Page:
Farm Bureau: Budget cuts to Agriculture endanger island food security

By The Star Staff

Puerto Rico Farmers Bureau President Héctor I. Cordero Toledo charged on Thursday that proposed cuts in the fiscal year (FY) 2022 budget for the Department of Agriculture would put programs that provide financial subsidies to farmers at risk and endanger the island’s food security.

Four years after hurricanes Maria and Irma flattened crops and farmers are still in the process of bringing Puerto Rican agriculture back up, the sector is being hit again, this time with budget cuts, Cordero Toledo said. The Farmers Bureau presented the impact and consequences of the cut of more than $58 million to the agricultural sector proposed in the budget.

“According to information received from the Administration for the Development of Agricultural Companies [ADEA by its Spanish initials], of a combined budget between income from the General Fund and the agency’s own income in the amount of $120.2 million, the Financial Oversight and Management Board approved the use of $6.4 million from the General Fund, forcing the agency to seek $58 million since it only has $56 million in equity,” Cordero Toledo said. “These significant changes put at risk the provision of services and products for the island’s farmers.”

Act 4 of 2010 created the ADEA, which is attached to the Department of Agriculture, to serve as the operational arm of the department, whose public policy is to support farmers and provide stability and permanence to farming operations. ADEA is where the farmer receives the support of the Department of Agriculture because it is responsible for offering aid such as the salary subsidy, fertilizer incentives, and payment of the Christmas bonus to agricultural employees, the Farm Bureau president said.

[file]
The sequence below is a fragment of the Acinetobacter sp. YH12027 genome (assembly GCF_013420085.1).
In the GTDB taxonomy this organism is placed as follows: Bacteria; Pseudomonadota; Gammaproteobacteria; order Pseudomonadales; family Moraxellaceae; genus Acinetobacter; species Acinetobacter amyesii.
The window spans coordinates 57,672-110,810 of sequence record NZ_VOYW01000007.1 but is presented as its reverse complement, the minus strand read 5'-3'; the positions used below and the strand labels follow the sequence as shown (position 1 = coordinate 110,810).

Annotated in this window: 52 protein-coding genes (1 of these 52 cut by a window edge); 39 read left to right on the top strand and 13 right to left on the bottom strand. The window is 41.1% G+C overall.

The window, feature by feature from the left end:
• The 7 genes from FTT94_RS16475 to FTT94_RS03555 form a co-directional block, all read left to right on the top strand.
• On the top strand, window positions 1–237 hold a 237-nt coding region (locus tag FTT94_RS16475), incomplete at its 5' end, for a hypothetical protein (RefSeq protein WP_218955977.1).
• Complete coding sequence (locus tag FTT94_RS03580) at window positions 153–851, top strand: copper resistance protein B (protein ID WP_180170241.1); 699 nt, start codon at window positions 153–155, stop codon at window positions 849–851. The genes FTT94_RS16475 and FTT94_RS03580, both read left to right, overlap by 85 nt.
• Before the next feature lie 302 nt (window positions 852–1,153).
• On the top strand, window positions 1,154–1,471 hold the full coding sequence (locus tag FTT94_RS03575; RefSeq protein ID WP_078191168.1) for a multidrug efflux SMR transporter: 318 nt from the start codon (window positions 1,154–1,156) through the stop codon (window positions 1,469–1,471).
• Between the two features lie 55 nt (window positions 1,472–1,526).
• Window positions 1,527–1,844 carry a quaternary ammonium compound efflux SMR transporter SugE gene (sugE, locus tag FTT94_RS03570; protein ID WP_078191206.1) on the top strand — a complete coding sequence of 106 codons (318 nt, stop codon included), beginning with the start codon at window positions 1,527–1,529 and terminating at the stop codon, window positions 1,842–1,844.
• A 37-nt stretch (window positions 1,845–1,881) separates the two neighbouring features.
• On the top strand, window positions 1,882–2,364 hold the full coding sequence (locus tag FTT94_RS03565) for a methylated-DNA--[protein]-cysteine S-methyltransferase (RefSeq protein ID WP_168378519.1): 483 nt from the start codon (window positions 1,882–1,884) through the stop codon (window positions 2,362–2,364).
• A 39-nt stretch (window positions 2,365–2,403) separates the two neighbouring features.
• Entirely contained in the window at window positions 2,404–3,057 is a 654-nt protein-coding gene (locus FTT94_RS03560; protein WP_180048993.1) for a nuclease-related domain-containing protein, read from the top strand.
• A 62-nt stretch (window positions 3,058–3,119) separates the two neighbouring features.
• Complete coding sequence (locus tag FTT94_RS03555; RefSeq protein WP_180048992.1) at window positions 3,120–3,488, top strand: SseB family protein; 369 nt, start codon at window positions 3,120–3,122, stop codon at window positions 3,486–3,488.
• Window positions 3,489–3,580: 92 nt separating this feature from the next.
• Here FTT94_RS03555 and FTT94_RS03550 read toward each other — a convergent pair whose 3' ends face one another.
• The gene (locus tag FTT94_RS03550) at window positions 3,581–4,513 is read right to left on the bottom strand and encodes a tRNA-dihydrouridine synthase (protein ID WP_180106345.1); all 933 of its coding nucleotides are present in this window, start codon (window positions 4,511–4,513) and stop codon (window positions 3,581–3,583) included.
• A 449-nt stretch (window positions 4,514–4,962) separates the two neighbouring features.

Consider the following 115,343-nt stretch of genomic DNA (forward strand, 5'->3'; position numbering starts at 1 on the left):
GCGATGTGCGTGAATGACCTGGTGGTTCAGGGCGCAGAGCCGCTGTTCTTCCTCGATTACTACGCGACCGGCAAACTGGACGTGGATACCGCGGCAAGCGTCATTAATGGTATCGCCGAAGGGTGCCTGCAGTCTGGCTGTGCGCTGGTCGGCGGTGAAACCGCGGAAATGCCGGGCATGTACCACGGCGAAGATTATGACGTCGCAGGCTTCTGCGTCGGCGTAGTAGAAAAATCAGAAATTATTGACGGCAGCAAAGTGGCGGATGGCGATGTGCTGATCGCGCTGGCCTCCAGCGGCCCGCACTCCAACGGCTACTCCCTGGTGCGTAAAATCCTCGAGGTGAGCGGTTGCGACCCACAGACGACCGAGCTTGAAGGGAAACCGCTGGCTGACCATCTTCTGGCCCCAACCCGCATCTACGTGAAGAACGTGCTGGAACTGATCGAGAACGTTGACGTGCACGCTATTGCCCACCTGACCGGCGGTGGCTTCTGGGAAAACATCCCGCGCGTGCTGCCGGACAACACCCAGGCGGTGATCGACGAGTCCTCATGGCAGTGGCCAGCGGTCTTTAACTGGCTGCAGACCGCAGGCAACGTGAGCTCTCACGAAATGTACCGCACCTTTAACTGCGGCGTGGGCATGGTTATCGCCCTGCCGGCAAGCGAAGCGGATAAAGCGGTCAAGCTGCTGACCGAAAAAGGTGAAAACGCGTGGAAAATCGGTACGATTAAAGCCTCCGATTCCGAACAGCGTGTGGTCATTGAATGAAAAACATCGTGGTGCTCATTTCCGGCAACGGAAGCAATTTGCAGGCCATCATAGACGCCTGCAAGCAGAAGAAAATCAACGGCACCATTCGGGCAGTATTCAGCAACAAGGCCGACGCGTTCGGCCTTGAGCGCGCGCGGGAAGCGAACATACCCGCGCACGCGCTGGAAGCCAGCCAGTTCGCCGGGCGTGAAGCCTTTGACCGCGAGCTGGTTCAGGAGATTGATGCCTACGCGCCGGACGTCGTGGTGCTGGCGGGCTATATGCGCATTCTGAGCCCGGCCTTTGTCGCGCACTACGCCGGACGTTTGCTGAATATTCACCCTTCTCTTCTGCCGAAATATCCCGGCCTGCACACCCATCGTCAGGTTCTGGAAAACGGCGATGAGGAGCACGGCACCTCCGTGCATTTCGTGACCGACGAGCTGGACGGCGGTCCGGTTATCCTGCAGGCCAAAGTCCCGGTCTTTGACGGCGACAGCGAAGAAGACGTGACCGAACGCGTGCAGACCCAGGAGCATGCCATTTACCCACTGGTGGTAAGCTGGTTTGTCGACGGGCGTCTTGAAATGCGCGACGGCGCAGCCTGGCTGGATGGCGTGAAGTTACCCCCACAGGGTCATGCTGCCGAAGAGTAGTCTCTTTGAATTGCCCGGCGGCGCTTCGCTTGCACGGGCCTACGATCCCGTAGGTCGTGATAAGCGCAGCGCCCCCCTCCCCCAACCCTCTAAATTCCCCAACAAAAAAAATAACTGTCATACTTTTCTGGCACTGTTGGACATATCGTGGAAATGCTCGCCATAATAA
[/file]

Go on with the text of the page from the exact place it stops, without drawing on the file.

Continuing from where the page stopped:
The $58 million cut means that all the aid and support programs that farmers are entitled to have for fiscal year 2021-2022 cannot be offered, he said.

“For example, the wage subsidy program needs no less than $33 million, bonuses to employees about $5 million, to name a couple of things,” Cordero Toledo said. “In recent years we have seen a continuous reduction in ADEA funds. In 2019, out of a budget of $150 million, we see how in 2021 there was a reduction of $20 million for a total of $130 million. For 2021-2022 the resources available to ADEA are only $62 million. It is worth clarifying that the agency’s own income comes mostly from sales from the coffee program, so that item already has a first name and a last name.”

Food security is increasingly being put at risk on the island, Cordero Toledo noted, as budget cuts target an agricultural sector already hurt by natural disasters. He said the Farm Bureau is slated to bring its concerns personally to the oversight board after sending a letter to the fiscal body earlier this week.

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